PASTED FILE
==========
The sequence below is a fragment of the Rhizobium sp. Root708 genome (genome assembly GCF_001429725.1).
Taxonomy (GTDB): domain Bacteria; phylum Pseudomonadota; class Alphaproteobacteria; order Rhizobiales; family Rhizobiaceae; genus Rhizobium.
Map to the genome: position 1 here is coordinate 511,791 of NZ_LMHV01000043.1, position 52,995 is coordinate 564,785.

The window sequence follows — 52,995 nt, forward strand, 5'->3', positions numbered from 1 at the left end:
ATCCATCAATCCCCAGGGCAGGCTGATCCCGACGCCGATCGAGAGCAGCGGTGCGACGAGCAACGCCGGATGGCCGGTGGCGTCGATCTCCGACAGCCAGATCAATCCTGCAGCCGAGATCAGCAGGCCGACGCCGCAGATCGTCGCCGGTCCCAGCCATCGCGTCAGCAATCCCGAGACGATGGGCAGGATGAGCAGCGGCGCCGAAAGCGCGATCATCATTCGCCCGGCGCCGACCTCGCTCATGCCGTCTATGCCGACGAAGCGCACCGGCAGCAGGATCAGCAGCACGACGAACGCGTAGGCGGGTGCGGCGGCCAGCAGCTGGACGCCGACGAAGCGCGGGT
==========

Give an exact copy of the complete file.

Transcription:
The sequence below is a fragment of the Rhizobium sp. Root708 genome (genome assembly GCF_001429725.1).
Taxonomy (GTDB): domain Bacteria; phylum Pseudomonadota; class Alphaproteobacteria; order Rhizobiales; family Rhizobiaceae; genus Rhizobium.
Map to the genome: position 1 here is coordinate 511,791 of NZ_LMHV01000043.1, position 52,995 is coordinate 564,785.

The window sequence follows — 52,995 nt, forward strand, 5'->3', positions numbered from 1 at the left end:
ATCCATCAATCCCCAGGGCAGGCTGATCCCGACGCCGATCGAGAGCAGCGGTGCGACGAGCAACGCCGGATGGCCGGTGGCGTCGATCTCCGACAGCCAGATCAATCCTGCAGCCGAGATCAGCAGGCCGACGCCGCAGATCGTCGCCGGTCCCAGCCATCGCGTCAGCAATCCCGAGACGATGGGCAGGATGAGCAGCGGCGCCGAAAGCGCGATCATCATTCGCCCGGCGCCGACCTCGCTCATGCCGTCTATGCCGACGAAGCGCACCGGCAGCAGGATCAGCAGCACGACGAACGCGTAGGCGGGTGCGGCGGCCAGCAGCTGGACGCCGACGAAGCGCGGGT